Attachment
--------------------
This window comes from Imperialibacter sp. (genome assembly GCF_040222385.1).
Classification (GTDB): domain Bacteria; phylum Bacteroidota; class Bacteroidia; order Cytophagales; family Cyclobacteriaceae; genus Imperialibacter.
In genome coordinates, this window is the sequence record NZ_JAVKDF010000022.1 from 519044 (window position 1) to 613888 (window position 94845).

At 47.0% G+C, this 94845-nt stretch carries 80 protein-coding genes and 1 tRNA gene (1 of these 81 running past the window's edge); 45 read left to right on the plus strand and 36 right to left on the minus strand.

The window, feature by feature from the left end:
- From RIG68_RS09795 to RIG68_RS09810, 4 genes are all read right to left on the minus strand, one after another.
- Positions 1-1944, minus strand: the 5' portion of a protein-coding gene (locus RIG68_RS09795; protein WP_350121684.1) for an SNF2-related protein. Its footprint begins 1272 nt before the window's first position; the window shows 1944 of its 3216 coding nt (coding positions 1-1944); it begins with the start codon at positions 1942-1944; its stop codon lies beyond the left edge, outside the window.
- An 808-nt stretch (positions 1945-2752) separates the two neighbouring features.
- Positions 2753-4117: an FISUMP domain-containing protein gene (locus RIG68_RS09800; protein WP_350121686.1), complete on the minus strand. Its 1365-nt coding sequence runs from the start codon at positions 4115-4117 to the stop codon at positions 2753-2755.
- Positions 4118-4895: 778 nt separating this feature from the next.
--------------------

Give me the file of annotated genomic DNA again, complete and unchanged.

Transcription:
This window comes from Imperialibacter sp. (genome assembly GCF_040222385.1).
Classification (GTDB): domain Bacteria; phylum Bacteroidota; class Bacteroidia; order Cytophagales; family Cyclobacteriaceae; genus Imperialibacter.
In genome coordinates, this window is the sequence record NZ_JAVKDF010000022.1 from 519044 (window position 1) to 613888 (window position 94845).

At 47.0% G+C, this 94845-nt stretch carries 80 protein-coding genes and 1 tRNA gene (1 of these 81 running past the window's edge); 45 read left to right on the plus strand and 36 right to left on the minus strand.

The window, feature by feature from the left end:
- From RIG68_RS09795 to RIG68_RS09810, 4 genes are all read right to left on the minus strand, one after another.
- Positions 1-1944, minus strand: the 5' portion of a protein-coding gene (locus RIG68_RS09795; protein WP_350121684.1) for an SNF2-related protein. Its footprint begins 1272 nt before the window's first position; the window shows 1944 of its 3216 coding nt (coding positions 1-1944); it begins with the start codon at positions 1942-1944; its stop codon lies beyond the left edge, outside the window.
- An 808-nt stretch (positions 1945-2752) separates the two neighbouring features.
- Positions 2753-4117: an FISUMP domain-containing protein gene (locus RIG68_RS09800; protein WP_350121686.1), complete on the minus strand. Its 1365-nt coding sequence runs from the start codon at positions 4115-4117 to the stop codon at positions 2753-2755.
- Positions 4118-4895: 778 nt separating this feature from the next.